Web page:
Schools and socialisation in New Zealand 1890-1914
Degree GrantorUniversity of Canterbury
Degree NameDoctor of Philosophy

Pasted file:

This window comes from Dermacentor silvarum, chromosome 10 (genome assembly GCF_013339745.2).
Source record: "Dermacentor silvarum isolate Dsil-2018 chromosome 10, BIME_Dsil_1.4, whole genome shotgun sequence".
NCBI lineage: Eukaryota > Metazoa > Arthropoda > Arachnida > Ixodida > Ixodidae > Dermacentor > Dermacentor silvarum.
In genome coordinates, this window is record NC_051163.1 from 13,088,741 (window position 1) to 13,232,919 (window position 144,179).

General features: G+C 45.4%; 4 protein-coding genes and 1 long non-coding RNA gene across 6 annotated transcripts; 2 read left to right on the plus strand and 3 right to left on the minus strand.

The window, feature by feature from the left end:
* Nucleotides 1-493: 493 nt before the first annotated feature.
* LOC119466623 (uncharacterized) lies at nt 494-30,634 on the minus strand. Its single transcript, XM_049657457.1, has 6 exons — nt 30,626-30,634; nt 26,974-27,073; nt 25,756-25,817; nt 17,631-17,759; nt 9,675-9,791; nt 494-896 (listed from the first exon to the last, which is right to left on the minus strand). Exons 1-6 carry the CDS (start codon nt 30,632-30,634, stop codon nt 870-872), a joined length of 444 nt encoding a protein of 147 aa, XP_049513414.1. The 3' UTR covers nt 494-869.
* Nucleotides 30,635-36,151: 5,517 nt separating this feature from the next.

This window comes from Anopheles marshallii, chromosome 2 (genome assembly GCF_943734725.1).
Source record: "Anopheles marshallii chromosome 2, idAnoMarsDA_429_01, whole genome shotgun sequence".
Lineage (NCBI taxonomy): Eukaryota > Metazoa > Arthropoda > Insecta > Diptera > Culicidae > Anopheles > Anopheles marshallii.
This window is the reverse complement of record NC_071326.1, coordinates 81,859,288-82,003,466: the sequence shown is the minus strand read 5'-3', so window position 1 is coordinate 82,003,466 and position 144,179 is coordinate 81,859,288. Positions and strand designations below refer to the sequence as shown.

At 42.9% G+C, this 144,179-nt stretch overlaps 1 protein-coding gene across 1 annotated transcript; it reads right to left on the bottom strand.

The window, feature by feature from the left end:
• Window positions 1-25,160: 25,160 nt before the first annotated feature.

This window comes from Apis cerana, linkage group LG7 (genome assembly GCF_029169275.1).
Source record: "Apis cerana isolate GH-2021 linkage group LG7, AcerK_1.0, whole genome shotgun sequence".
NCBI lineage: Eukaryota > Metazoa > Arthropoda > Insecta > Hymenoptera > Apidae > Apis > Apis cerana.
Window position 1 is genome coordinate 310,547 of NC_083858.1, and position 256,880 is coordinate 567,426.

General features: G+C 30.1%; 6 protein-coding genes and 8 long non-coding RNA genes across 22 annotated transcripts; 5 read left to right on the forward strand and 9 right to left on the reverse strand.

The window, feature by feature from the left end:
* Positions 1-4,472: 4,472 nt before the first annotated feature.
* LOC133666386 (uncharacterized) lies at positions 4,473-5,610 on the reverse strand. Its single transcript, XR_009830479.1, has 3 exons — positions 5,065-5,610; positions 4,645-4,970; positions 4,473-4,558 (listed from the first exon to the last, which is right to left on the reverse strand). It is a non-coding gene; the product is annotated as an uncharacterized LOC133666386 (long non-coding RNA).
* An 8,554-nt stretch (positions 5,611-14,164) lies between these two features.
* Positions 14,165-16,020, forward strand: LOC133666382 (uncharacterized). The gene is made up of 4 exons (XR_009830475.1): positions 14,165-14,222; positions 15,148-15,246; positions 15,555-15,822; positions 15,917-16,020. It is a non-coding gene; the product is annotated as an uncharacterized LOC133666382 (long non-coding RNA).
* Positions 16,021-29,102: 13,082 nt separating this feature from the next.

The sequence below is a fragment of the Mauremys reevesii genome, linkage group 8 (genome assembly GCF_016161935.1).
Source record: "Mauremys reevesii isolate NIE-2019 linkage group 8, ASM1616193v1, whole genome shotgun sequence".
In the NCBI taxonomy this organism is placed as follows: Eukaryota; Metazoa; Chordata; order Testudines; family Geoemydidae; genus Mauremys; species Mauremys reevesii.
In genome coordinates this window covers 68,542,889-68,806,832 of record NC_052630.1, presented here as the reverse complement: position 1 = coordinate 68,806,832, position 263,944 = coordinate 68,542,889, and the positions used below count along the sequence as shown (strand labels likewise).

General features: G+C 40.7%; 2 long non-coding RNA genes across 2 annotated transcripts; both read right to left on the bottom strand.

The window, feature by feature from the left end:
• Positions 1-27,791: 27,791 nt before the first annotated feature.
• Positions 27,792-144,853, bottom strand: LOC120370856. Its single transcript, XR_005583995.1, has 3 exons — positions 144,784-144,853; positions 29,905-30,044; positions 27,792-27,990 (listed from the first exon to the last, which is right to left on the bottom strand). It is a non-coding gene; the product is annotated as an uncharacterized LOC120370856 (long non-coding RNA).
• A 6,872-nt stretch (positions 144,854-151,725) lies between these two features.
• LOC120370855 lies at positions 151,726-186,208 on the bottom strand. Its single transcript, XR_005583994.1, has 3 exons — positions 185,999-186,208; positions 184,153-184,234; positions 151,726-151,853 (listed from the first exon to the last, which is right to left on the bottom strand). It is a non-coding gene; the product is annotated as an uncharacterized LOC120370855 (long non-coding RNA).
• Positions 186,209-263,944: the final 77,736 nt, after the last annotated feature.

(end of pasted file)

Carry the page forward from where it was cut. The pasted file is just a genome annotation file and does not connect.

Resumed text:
This is a detailed study of the values embodied in and transmitted by state primary schools in New Zealand between 1890 and 1914. After describing the creation of a network of primary schools and the means by which regular attendance was secured it describes the schools' role in fostering the conventional virtues and certain widely held social attitudes through the "hidden curriculum", through school discipline, and through teachers' example. The social and moral content of schoolwork is then analysed with particular attention to what was said about New Zealand itself and about Maoris and racial differences. A detailed examination is made of a number of attempts to enlist the schools in particular social and moral causes: religious education, temperance, the inculcation of patriotism, sex education, military training, "correct" speech, and secular moral instruction. The closing chapters consider the differential impact of schooling and credentialling on children from different social classes and on boys and girls. This study draws on a wide variety of sources and makes extensive use of a large collection of school texts of the period~ The values schools transmitted reflected a middle class consensus, not seriously challenged by workers. The content of schooling was chiefly contested by middle class groups seeking to purify and improve the existing social order. Middle class groups were ambivalent towards the emergence of a distinctive national identity, but the schools fostered, often as unintended consequences, certain aspects of national identity.